Reply to Chris Cole on Norming High-Range Tests

Dean Inada

In order to implement Chris's suggestion [Cole "How to Protect High-Range Tests," Noesis 155 (2001): 8-9] of tests consisting of a small subset of a larger set of questions, we'll want a better method of norming the tests than simply ranking people by the number of questions they get correctly, since one person may be asked harder questions than another. I suggest a method that tries to estimate for each question the probability of getting it right or wrong as a function of a person's percentile rank in the population, this rank is estimated by multiplying the generally increasing and decreasing functions for the problems gotten right and wrong. Bootstrapping the estimates, by starting with a slope 1 straight line as an initial estimate for the probability of getting a problem right and a slope -1 line as the probability of getting it wrong, is equivalent to just ranking each person based on the proportion of correct answers.

To test out this method, I tried taking the existing Mega Test scores vs. problems missed data from

And when the iterations stopped changing, I had functions like:

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Multiplying the appropriate functions for a given person's answers gives a distribution of that person's expected percentile rank within the population. Multiplying a bunch of increasing and decreasing functions tends to look like a Gaussian, as you might expect. The more questions we ask, the more functions we have to multiply, and the width of the distribution gets narrower.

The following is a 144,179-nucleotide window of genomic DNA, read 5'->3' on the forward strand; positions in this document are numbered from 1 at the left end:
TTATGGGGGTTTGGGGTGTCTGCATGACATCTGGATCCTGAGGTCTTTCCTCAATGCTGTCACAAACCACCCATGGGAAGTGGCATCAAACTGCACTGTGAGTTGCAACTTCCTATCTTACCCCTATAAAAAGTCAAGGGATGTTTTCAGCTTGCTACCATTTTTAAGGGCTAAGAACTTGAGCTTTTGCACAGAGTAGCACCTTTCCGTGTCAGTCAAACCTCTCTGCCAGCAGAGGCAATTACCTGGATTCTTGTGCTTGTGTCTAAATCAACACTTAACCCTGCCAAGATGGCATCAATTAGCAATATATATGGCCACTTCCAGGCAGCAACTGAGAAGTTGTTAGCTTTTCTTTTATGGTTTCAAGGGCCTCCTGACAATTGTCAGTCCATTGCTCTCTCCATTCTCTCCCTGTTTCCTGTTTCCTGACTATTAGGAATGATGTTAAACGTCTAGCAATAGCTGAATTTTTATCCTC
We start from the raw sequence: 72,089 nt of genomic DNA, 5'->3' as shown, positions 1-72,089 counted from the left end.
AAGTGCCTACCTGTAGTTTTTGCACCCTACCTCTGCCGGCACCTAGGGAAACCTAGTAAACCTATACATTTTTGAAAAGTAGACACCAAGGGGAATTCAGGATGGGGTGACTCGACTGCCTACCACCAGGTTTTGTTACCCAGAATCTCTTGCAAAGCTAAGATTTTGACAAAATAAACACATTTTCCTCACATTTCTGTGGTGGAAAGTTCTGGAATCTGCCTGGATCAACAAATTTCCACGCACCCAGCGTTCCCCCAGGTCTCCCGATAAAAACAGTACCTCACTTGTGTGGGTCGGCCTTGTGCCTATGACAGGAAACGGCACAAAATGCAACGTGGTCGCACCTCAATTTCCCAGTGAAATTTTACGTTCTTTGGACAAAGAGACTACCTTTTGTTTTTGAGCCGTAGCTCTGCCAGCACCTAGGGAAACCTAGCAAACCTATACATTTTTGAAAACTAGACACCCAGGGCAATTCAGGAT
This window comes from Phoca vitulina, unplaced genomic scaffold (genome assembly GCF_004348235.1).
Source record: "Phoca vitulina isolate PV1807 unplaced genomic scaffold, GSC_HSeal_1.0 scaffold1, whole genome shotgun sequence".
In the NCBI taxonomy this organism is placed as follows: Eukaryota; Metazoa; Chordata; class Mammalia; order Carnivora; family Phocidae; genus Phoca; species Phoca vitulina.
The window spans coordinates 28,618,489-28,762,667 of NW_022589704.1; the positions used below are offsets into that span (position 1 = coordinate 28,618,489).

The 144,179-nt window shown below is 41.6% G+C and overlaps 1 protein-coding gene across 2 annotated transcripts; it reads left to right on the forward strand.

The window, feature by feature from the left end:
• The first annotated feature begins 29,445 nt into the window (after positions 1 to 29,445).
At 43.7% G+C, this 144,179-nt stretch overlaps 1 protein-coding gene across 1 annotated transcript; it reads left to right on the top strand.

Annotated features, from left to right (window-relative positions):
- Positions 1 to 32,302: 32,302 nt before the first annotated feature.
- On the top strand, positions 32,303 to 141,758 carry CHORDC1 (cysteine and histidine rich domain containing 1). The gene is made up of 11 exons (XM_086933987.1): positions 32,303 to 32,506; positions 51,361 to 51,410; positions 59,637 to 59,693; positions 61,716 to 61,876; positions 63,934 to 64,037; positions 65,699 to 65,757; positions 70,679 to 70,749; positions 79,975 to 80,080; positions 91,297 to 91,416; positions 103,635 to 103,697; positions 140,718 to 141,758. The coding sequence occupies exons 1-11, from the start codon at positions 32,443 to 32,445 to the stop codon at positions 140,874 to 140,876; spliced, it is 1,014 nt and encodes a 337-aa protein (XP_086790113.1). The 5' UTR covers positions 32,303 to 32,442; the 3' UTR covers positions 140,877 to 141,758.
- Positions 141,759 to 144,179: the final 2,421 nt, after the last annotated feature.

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(But even using all 48 questions the distribution still seems wide if you want to distinguish test takers at the 99.9999%ile.)

Problems with a function flat at the high end, such as #1, are not very useful for discriminating the high ranks and problems with a function flat at the low end, such as #36, are not very useful for discriminating in the low ranks. By choosing problems to ask whose greatest slope is in the range of our current estimated rank distribution we can more efficiently narrow down the rank estimate.

Multiplying the probabilities incorrectly assumes that each question is independent, but that may not be too bad since much of the correlation between questions is due to both being correlated to percentile rank within the sample populaton.

Clustering the questions by relative correlation (x tries to be closer to y than to z if x is more closely correlated with y than to z) we find one axis roughly proportional to problem difficulty, and the verbal analogies tending to cluster in one quadrant.

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